“China’s solar panel manufacturers, after producing at excess capacity and driving global prices down for the last few years, are now facing an uncertain future, at best, as demand plummets and the EU imposes a tariff on their products,” says an article in International Business Times.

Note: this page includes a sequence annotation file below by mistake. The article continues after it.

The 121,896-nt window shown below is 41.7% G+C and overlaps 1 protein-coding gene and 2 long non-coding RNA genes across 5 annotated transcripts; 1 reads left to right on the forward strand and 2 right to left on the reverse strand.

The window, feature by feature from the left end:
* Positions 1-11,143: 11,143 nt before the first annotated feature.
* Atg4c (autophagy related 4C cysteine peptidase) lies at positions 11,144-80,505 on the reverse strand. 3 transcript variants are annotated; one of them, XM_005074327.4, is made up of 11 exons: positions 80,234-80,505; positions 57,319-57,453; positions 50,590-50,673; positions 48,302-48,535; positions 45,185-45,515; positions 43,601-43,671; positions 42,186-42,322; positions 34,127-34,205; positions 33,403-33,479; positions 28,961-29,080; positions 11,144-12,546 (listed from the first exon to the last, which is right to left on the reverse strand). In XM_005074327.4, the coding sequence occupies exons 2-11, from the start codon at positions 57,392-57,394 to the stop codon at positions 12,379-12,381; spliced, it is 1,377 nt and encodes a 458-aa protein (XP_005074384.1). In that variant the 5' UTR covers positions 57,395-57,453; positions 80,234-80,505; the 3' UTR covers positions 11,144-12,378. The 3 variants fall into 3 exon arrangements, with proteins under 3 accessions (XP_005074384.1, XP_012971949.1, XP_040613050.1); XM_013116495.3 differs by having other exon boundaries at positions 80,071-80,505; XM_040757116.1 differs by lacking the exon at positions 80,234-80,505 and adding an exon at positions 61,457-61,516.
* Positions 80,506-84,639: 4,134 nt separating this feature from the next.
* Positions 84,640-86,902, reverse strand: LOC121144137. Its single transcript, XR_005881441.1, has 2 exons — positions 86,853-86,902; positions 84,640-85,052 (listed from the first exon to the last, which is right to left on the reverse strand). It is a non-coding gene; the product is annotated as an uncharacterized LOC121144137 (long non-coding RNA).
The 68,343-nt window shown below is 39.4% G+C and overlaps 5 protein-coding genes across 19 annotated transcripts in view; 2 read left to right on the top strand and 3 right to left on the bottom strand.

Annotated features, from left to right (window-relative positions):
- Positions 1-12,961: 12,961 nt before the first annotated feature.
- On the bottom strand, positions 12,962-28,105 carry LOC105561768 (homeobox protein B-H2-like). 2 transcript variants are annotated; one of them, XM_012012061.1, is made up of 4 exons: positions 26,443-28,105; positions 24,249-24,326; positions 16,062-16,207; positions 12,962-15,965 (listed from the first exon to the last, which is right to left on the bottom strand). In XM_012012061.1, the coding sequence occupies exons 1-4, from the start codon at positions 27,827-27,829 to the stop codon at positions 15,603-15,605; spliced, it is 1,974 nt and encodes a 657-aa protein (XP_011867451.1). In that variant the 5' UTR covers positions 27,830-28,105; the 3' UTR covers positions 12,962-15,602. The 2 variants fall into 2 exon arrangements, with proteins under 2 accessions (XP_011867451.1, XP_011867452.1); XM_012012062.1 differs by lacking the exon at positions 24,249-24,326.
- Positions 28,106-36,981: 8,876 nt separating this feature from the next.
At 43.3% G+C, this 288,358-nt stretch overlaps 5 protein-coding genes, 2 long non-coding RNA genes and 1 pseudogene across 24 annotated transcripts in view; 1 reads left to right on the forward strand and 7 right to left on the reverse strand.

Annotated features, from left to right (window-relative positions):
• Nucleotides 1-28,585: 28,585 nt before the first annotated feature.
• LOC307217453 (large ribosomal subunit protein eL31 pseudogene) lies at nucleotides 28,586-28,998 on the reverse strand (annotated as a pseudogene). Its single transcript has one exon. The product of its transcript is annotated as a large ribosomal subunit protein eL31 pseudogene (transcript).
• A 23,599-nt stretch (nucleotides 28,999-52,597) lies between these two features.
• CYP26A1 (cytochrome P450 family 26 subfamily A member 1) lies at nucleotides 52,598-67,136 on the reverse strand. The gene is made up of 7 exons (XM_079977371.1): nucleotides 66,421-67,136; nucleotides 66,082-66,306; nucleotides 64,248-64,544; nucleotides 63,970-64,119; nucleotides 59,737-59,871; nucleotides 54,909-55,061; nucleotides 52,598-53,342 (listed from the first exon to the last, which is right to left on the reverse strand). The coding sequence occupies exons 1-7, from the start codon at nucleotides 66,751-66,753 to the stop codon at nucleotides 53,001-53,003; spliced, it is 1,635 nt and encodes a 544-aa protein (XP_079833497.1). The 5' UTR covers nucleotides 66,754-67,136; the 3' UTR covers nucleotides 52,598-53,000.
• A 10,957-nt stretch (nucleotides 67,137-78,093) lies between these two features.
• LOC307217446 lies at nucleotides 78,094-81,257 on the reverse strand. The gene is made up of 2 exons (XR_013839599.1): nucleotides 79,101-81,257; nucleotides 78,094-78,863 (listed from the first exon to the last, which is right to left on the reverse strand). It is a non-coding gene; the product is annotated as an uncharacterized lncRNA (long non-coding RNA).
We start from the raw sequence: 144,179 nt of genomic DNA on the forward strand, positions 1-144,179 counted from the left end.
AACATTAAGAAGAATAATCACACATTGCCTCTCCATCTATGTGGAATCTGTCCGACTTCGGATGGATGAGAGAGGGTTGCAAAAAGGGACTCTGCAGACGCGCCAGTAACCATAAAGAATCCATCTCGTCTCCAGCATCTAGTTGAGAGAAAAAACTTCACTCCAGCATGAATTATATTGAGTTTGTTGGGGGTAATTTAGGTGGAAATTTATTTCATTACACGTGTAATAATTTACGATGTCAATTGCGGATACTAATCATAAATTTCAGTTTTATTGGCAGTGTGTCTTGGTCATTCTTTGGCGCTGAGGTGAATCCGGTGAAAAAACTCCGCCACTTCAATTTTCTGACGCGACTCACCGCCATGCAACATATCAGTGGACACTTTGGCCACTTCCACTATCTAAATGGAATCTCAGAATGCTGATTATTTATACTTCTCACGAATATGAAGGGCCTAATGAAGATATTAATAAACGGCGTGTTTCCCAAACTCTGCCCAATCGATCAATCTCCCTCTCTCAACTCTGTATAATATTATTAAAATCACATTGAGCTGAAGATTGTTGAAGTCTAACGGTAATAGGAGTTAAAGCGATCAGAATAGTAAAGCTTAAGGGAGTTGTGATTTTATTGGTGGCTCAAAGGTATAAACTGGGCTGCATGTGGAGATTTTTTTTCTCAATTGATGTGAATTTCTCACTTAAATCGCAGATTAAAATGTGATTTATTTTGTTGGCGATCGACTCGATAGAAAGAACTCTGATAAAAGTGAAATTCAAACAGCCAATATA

What all this means for you and I as consumers of these products is that while we have been able to get solar at very low prices compared to just a few years ago, this Solargeddon has been taking its toll on a large number of established companies and the warranties that those companies provided have come into question. Solar panels boast the longest warranties of any electronic product at 20 to 25 years, but when the company no longer exists where do you go for warranty claims? Fortunately, well-made solar panels rarely have problems. Buying at today’s low prices, you have to consider that you are self-insuring or providing your own warranty because of the uncertainty of the marketplace. The caveat here is to make sure to buy a good quality product to start with and you are less likely to have problems. A solar panel is a relatively inert piece of equipment with no moving parts to fail, but the kinds of problems that can occur are electrical and what is known as delamination where moisture penetrates the panel and dramatically reduces its output or causes total failure.